There are laws restricting the use of SMSF’s to borrow money, and restricting the recourse of the lender in the event that the trust cannot meet its repayment obligations, a basic outline of the rules a SMSF trust must follow in order to borrow money, is as follows:
The SMSF borrowing must be used to finance or refinance the acquisition of a “single acquirable asset” (the residential or commercial investment property) which the SMSF trustee is not otherwise prohibited from acquiring by the SIS Act or any other law. The borrowing may also be used to meet expenses incurred in connection with the borrowing or acquisition (such as conveyancing fees, stamp duty, brokerage or loan establishment costs), or in maintaining or repairing the asset. However, the borrowing cannot be used to meet expenses incurred in improving the asset.
The asset is held in trust (the security trust), also known as a bare trust, so that the SMSF trustee acquires a beneficial interest in the asset.
The SMSF trustee has a right to acquire legal ownership of the asset by making one or more payments after acquiring the beneficial interest in the asset.
The rights of the lender or any other person against the SMSF trustee in connection with any default on the borrowing are limited to rights relating to the asset. This protects the other assets of the SMSF. This limitation applies to any rights of recovery that the security custodian and any director of the SMSF trustee may have against the SMSF as a result of their guarantees and the mortgage.
If, under the arrangement, the SMSF trustee has a right relating to the asset (other than the right to acquire legal ownership) the rights of the lender or any other person against the SMSF trustee in connection with or as a result of the SMSF trustee’s exercise of their rights are limited to rights relating to the asset.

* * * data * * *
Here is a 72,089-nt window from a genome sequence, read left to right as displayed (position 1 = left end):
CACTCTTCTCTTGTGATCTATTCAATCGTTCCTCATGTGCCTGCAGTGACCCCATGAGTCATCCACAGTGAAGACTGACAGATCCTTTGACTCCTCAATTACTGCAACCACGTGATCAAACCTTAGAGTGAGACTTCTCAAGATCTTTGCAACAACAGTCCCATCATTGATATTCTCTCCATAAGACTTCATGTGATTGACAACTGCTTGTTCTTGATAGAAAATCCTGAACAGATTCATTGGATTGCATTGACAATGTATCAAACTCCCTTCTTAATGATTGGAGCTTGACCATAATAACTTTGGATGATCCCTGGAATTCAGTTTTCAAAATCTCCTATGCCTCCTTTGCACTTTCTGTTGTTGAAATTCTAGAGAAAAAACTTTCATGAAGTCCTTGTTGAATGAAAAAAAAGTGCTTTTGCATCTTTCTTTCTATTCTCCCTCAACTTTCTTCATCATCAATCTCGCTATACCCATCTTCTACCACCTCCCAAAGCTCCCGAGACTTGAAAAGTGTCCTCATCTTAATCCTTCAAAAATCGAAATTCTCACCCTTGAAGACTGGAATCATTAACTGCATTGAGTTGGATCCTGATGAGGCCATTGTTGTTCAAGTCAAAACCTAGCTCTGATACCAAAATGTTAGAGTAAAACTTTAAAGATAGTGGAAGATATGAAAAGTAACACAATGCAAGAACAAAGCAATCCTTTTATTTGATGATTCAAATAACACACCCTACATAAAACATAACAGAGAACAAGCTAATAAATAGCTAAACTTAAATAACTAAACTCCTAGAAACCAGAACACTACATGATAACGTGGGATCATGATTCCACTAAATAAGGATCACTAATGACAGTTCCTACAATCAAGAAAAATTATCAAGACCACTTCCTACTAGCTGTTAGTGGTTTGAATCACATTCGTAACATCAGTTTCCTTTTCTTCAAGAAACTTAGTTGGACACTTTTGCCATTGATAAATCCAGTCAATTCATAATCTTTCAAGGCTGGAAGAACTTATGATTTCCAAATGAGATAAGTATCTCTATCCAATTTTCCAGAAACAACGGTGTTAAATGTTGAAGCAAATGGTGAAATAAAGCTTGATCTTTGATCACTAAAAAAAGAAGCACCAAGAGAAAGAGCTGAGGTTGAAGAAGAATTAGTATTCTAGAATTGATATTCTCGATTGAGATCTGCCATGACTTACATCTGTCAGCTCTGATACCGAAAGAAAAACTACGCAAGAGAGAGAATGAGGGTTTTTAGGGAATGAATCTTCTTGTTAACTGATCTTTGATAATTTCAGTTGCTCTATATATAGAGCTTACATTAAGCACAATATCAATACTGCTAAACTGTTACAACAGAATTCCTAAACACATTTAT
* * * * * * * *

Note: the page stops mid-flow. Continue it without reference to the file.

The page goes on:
The asset is not subject to any charge including a mortgage, lien or other encumbrance.
Each SMSF borrowing arrangement can only be for a “single acquirable asset”. In the case of strata title or subdivisions, each title is considered a separate asset.
SMSF borrowing – are there any restrictions?
There are restrictions on SMSF lending which prevent some transactions from taking place. For example:
Construction loans are not available. However the SMSF can pay for renovations out of its own funds, but cannot use the borrowed additional funds for this purpose.
Buying a property in your SMSF that you intend to live in (owner occupied business premises are acceptable).
Selling a residential property to your SMSF, that you or a related party owns (commercial property is acceptable).
You may also wish to speak to your accountant or financial adviser to find out if your intended SMSF transaction complies with lender rules and government regulations.
The content of this page provides general advice about SMSF borrowing processes, SMSF home loans, lender requirements and our service. It does not take into consideration your specific personal or financial circumstances, needs and objectives and is not a specific recommendation. We recommend that you seek independent financial advice before borrowing money to invest via your SMSF.